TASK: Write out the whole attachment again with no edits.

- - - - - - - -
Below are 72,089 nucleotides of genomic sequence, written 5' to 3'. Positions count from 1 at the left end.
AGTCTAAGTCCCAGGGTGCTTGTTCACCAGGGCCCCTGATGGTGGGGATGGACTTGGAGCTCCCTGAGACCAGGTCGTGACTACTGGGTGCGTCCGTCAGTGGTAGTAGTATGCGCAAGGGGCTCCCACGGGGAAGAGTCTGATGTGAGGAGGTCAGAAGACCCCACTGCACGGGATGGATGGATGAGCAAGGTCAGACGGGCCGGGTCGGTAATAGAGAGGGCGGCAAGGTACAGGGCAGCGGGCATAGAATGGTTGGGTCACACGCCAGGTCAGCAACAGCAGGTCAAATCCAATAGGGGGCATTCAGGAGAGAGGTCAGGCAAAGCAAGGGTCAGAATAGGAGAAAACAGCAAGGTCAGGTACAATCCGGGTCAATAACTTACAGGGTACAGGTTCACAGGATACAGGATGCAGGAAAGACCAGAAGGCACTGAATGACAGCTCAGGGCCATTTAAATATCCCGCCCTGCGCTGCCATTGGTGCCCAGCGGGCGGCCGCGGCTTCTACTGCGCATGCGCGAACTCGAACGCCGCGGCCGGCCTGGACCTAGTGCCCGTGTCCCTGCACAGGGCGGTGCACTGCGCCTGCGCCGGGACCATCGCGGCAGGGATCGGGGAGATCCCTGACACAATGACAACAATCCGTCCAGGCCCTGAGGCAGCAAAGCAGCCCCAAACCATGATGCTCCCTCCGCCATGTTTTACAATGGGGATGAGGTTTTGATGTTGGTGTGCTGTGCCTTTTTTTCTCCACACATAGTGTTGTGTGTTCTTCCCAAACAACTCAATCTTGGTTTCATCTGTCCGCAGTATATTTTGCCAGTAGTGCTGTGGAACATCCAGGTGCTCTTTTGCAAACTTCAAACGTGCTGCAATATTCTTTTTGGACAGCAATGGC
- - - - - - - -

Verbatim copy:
Below are 72,089 nucleotides of genomic sequence, written 5' to 3'. Positions count from 1 at the left end.
AGTCTAAGTCCCAGGGTGCTTGTTCACCAGGGCCCCTGATGGTGGGGATGGACTTGGAGCTCCCTGAGACCAGGTCGTGACTACTGGGTGCGTCCGTCAGTGGTAGTAGTATGCGCAAGGGGCTCCCACGGGGAAGAGTCTGATGTGAGGAGGTCAGAAGACCCCACTGCACGGGATGGATGGATGAGCAAGGTCAGACGGGCCGGGTCGGTAATAGAGAGGGCGGCAAGGTACAGGGCAGCGGGCATAGAATGGTTGGGTCACACGCCAGGTCAGCAACAGCAGGTCAAATCCAATAGGGGGCATTCAGGAGAGAGGTCAGGCAAAGCAAGGGTCAGAATAGGAGAAAACAGCAAGGTCAGGTACAATCCGGGTCAATAACTTACAGGGTACAGGTTCACAGGATACAGGATGCAGGAAAGACCAGAAGGCACTGAATGACAGCTCAGGGCCATTTAAATATCCCGCCCTGCGCTGCCATTGGTGCCCAGCGGGCGGCCGCGGCTTCTACTGCGCATGCGCGAACTCGAACGCCGCGGCCGGCCTGGACCTAGTGCCCGTGTCCCTGCACAGGGCGGTGCACTGCGCCTGCGCCGGGACCATCGCGGCAGGGATCGGGGAGATCCCTGACACAATGACAACAATCCGTCCAGGCCCTGAGGCAGCAAAGCAGCCCCAAACCATGATGCTCCCTCCGCCATGTTTTACAATGGGGATGAGGTTTTGATGTTGGTGTGCTGTGCCTTTTTTTCTCCACACATAGTGTTGTGTGTTCTTCCCAAACAACTCAATCTTGGTTTCATCTGTCCGCAGTATATTTTGCCAGTAGTGCTGTGGAACATCCAGGTGCTCTTTTGCAAACTTCAAACGTGCTGCAATATTCTTTTTGGACAGCAATGGC